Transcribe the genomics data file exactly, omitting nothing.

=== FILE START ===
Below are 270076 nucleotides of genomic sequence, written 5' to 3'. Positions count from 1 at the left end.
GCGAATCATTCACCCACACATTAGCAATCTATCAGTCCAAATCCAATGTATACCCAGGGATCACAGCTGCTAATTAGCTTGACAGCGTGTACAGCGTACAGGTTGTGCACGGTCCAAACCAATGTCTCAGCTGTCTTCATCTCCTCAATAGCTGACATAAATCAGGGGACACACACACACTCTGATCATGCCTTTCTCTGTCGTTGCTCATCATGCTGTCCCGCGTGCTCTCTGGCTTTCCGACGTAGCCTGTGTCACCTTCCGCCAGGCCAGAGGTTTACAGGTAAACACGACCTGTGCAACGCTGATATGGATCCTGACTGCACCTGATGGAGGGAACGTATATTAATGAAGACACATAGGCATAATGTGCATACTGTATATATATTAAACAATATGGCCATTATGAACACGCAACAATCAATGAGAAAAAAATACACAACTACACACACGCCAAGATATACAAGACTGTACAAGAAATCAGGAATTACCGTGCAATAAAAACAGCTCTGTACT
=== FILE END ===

Below are 270076 nucleotides of genomic sequence, written 5' to 3'. Positions count from 1 at the left end.
GCGAATCATTCACCCACACATTAGCAATCTATCAGTCCAAATCCAATGTATACCCAGGGATCACAGCTGCTAATTAGCTTGACAGCGTGTACAGCGTACAGGTTGTGCACGGTCCAAACCAATGTCTCAGCTGTCTTCATCTCCTCAATAGCTGACATAAATCAGGGGACACACACACACTCTGATCATGCCTTTCTCTGTCGTTGCTCATCATGCTGTCCCGCGTGCTCTCTGGCTTTCCGACGTAGCCTGTGTCACCTTCCGCCAGGCCAGAGGTTTACAGGTAAACACGACCTGTGCAACGCTGATATGGATCCTGACTGCACCTGATGGAGGGAACGTATATTAATGAAGACACATAGGCATAATGTGCATACTGTATATATATTAAACAATATGGCCATTATGAACACGCAACAATCAATGAGAAAAAAATACACAACTACACACACGCCAAGATATACAAGACTGTACAAGAAATCAGGAATTACCGTGCAATAAAAACAGCTCTGTACT